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woman stands on roof of hotel

Artist uses AI to create an ever-changing musical score shaped by the skies above an NYC hotel

People can’t yet be in two places at the same time. But Los Angeles-based musician Julianna Barwick is getting around that little problem to treat guests at a new hotel in New York City to a never-ending, ever-changing, live performance that funnels the sound and mood of the skies above Manhattan down into the lobby.

A generative music program created with artificial intelligence (AI) has been trained to keep a constant watch skyward through a camera on the Sister City hotel rooftop, which boasts a sweeping view from the Empire State Building down to the Statue of Liberty. It will take the live inputs it sees — maybe a sudden sunburst, a passing airplane, a full moon or a flock of pigeons — and spontaneously create a musical score, drawn from Barwick’s corresponding compositions, that will play all day and night and never repeat.

“It will be a magical, delightful thing to experience that will pique your sense of wonder,” Barwick says. “But the most exciting thing, to me, is that I’ll be going home to LA and the AI will still be there helping me perform in New York.”

Barwick, an experimental musician, has been working on the project with Sister City and Microsoft for the past year, but in an unusual twist for a musician, she won’t hear the composition she created until the public does, when the hotel officially opens on May 16.

Once the AI performance starts that day, it won’t stop.

a woman composes music with a laptop and sound board
Experimental musician Julianna Barwick composed dozens of soundscapes to be played by a generative music program that will reflect the skies above Manhattan.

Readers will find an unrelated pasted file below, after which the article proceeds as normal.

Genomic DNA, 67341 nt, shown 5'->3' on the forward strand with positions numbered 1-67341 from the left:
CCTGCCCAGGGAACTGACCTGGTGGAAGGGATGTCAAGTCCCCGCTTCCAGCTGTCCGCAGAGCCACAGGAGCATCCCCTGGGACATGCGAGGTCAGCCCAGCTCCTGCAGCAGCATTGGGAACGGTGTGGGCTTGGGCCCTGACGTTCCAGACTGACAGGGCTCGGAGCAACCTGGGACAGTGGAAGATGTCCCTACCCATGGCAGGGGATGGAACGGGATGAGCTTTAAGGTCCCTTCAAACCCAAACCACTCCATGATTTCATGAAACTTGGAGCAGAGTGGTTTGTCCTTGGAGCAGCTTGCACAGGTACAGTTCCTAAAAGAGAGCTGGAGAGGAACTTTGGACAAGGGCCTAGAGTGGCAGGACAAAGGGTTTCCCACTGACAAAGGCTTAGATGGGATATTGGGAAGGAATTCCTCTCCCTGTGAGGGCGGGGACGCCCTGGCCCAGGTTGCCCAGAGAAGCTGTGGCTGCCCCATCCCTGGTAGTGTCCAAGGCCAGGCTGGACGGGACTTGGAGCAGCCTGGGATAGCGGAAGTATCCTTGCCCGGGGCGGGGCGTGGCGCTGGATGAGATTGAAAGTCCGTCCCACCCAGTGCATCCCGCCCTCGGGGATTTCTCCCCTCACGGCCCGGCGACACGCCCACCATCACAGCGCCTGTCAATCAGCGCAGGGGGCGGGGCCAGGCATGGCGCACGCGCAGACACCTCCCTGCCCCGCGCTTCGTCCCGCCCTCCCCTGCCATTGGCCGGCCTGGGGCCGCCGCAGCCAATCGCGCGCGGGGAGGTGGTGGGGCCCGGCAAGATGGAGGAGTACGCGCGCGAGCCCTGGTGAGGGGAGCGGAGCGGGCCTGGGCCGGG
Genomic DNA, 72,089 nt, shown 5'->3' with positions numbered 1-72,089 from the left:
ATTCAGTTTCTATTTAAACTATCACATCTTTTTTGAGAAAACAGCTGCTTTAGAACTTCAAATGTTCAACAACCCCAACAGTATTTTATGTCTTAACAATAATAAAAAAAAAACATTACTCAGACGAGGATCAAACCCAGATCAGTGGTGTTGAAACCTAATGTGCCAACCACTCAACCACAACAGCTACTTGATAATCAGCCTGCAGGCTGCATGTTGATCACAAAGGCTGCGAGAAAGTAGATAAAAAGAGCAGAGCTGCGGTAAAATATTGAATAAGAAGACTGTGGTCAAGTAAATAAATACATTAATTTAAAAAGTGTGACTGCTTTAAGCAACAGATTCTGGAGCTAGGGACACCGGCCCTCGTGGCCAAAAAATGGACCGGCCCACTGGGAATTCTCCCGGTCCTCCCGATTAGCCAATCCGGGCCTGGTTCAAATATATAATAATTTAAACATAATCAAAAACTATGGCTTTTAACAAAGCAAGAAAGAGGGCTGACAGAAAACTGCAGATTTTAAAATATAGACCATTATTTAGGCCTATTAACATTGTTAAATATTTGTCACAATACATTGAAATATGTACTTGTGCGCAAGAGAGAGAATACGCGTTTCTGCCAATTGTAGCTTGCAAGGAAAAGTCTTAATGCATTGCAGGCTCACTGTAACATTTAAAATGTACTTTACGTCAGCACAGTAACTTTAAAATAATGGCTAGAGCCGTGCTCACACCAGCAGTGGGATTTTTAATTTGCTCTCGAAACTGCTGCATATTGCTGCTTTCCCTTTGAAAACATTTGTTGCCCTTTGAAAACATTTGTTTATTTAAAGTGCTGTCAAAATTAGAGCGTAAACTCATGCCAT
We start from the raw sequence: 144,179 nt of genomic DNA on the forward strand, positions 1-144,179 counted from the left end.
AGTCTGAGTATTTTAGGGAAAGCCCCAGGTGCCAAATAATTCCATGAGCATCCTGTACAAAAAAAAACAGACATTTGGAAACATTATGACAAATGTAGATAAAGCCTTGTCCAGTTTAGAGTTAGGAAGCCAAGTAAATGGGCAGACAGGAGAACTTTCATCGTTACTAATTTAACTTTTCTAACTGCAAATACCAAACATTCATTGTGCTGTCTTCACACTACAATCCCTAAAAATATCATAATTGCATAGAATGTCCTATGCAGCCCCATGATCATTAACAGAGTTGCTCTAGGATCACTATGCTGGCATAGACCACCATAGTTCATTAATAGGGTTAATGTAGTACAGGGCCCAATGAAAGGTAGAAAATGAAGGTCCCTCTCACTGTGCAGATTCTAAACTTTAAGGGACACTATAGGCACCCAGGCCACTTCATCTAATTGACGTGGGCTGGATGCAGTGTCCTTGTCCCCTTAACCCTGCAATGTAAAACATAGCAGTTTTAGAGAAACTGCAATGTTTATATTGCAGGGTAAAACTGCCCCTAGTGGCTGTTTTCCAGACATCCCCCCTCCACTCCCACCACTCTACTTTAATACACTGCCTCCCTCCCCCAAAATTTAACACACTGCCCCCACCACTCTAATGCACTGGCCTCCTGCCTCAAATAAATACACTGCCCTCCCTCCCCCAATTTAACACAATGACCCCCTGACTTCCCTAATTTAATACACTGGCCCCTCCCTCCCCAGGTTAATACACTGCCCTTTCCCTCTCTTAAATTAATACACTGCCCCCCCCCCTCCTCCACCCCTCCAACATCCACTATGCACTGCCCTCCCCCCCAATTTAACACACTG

Barwick composed five movements within an overall soundscape that reflect the constantly changing nature of the sky throughout the day, each with its own background of bass, synthesizer and vocal lines that weave in and out. For each “event,” identified by Microsoft AI, she then created six synthesized and six vocal sounds for the generative audio program to choose from – for example, 60 different musical options a day for every time an airplane passes above. The sounds are an expression of Barwick’s emotions in response to each stimulus.

“I didn’t want it to be too literal,” she says. “I could have made it sound ‘raindroppy,’ but it’s more about the attitude of the event. An airplane is a lot different than the moon, so it has more of a metallic sound than a warm sun sound or a quiet ‘moony’ kind of feeling. I wanted people who listen to it to be curious and wonder what that sound meant, what’s going across the sky right now.”

Barwick has never been afraid of technology, even if she didn’t have access to it. She recorded her first album in 2007 using a guitar pedal to form vocal loops on a cassette tape. “I didn’t even have a computer then,” she remembers. “I took my bag of tapes in somewhere to get mastered to produce the CD.”

Now she relies on technology to compose, record and perform her multilayered, ambient music. She uses effects on everything, including her voice. There’s no such thing as an unplugged Julianna Barwick set. Still, she says, “Before I was approached to do this project, the only thing I knew about artificial intelligence was from the movies. I’d never seen an application of it in my daily life.”

So as she began exploring sounds, Barwick grappled not only with what AI was and could do, but also with what her role would be in comparison to its. Who was the actual composer – she or the program? Was AI a partner or a tool?

“I contemplated how the project would play out in my absence and realized that I can make all the sounds, but I’m not going to be there to detect all the events — you have to rely on the AI to do that,” Barwick says. “And that’s such an important part of the score; it’s almost like it’s a 50-50 deal. And that’s what makes this project interesting. It almost brings in another collaborator, and the possibilities are endless. It’s opened up a new world of thinking and approaching future compositions and scores.”

a woman composes music on a laptop
A camera sends live images to a Microsoft Azure computer vision tool, which assigns tags such as “clouds” or “sun.” Those are fed into the system that technologists programmed after analyzing Barwick’s compositions and distilling them into an algorithm, which then chooses which tracks to play together.

Barwick’s wordless music features her own ethereal vocals and synthesized sounds. She composes spontaneously as she performs or records her pieces, never knowing just what the end result will sound like. And the AI program’s adaptability mirrors her own.